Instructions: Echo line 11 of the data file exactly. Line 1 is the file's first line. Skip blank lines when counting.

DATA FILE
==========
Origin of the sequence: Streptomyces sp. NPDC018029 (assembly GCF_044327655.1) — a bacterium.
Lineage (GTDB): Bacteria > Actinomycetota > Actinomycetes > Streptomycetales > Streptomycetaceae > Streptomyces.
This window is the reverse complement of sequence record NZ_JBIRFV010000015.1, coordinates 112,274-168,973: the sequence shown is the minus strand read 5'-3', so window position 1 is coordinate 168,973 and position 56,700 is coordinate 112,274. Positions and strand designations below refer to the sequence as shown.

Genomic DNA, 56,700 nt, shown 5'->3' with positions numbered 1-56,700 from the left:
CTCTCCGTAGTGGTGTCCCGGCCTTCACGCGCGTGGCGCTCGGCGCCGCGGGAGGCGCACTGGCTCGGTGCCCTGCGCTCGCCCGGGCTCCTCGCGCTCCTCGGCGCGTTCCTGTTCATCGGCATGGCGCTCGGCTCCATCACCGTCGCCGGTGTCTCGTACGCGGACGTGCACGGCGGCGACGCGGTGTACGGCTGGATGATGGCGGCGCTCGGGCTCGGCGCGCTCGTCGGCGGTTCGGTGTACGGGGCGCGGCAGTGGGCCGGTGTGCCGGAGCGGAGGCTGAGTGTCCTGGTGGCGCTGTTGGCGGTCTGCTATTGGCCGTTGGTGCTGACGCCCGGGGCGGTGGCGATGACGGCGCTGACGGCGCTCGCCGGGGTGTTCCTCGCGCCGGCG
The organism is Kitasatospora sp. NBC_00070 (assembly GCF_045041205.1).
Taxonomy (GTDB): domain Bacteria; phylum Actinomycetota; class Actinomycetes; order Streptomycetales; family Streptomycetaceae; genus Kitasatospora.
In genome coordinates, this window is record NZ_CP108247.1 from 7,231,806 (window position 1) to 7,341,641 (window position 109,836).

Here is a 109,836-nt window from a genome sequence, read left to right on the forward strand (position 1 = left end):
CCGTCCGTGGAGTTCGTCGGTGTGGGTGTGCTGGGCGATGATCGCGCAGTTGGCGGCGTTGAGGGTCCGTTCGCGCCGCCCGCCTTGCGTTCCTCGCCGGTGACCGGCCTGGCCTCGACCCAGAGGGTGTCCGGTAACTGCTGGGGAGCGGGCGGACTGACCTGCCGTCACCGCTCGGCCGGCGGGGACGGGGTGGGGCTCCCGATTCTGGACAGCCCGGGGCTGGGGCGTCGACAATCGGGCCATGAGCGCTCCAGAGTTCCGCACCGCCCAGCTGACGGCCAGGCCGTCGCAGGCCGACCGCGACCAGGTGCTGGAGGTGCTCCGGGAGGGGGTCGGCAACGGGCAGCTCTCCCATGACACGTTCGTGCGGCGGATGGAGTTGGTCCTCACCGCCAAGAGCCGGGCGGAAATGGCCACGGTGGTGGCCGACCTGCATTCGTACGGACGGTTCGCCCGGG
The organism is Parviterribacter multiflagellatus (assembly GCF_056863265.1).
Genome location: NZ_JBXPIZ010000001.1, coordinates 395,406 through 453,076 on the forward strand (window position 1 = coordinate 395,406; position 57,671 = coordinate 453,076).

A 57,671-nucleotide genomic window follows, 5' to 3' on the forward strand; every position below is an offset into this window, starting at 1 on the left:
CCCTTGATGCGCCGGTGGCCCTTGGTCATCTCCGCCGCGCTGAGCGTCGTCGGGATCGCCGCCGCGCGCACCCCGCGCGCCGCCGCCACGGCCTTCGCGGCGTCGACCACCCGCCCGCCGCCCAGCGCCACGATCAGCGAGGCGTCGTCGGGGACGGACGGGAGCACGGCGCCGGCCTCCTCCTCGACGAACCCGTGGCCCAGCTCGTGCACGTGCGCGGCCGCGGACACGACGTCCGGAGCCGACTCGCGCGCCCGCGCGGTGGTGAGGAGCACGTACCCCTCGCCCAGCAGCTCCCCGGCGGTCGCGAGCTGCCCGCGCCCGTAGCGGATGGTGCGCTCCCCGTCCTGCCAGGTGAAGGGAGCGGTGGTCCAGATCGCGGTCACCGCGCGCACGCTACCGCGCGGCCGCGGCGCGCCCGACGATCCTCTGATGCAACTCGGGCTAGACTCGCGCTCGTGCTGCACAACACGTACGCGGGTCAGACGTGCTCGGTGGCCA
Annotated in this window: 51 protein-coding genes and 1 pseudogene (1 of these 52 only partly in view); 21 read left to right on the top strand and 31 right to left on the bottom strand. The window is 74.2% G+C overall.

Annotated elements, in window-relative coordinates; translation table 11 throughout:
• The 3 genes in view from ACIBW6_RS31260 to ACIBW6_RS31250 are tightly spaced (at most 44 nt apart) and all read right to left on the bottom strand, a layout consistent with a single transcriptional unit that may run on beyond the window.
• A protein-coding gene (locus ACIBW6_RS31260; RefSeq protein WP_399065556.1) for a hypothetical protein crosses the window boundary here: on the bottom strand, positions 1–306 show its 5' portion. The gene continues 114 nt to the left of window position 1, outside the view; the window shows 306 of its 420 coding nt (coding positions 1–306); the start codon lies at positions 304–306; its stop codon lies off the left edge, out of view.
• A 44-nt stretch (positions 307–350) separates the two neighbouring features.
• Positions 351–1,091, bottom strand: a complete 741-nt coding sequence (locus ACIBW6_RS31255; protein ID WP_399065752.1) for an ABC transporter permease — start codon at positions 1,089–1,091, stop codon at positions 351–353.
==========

The organism is Parviterribacter multiflagellatus (assembly GCF_056863265.1).